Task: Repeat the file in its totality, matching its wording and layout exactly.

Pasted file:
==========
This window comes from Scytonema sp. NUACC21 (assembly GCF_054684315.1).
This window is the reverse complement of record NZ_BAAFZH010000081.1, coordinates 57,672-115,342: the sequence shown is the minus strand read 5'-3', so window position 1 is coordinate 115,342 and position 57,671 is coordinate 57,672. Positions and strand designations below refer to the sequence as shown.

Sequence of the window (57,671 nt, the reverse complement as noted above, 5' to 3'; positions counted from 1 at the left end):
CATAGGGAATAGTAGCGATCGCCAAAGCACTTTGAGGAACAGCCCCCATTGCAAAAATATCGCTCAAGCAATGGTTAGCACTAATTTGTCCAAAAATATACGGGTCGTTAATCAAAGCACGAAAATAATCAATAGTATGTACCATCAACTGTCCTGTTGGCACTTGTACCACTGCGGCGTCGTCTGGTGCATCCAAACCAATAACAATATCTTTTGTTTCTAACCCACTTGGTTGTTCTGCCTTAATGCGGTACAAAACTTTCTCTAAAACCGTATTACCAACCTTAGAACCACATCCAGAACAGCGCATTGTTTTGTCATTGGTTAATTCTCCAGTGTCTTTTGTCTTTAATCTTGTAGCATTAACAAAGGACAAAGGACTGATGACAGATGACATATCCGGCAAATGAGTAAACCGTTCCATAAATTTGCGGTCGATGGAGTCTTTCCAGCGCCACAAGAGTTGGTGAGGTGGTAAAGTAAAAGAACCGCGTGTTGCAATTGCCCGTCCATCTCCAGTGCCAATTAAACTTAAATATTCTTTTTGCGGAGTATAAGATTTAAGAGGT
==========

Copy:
This window comes from Scytonema sp. NUACC21 (assembly GCF_054684315.1).
This window is the reverse complement of record NZ_BAAFZH010000081.1, coordinates 57,672-115,342: the sequence shown is the minus strand read 5'-3', so window position 1 is coordinate 115,342 and position 57,671 is coordinate 57,672. Positions and strand designations below refer to the sequence as shown.

Sequence of the window (57,671 nt, the reverse complement as noted above, 5' to 3'; positions counted from 1 at the left end):
CATAGGGAATAGTAGCGATCGCCAAAGCACTTTGAGGAACAGCCCCCATTGCAAAAATATCGCTCAAGCAATGGTTAGCACTAATTTGTCCAAAAATATACGGGTCGTTAATCAAAGCACGAAAATAATCAATAGTATGTACCATCAACTGTCCTGTTGGCACTTGTACCACTGCGGCGTCGTCTGGTGCATCCAAACCAATAACAATATCTTTTGTTTCTAACCCACTTGGTTGTTCTGCCTTAATGCGGTACAAAACTTTCTCTAAAACCGTATTACCAACCTTAGAACCACATCCAGAACAGCGCATTGTTTTGTCATTGGTTAATTCTCCAGTGTCTTTTGTCTTTAATCTTGTAGCATTAACAAAGGACAAAGGACTGATGACAGATGACATATCCGGCAAATGAGTAAACCGTTCCATAAATTTGCGGTCGATGGAGTCTTTCCAGCGCCACAAGAGTTGGTGAGGTGGTAAAGTAAAAGAACCGCGTGTTGCAATTGCCCGTCCATCTCCAGTGCCAATTAAACTTAAATATTCTTTTTGCGGAGTATAAGATTTAAGAGGT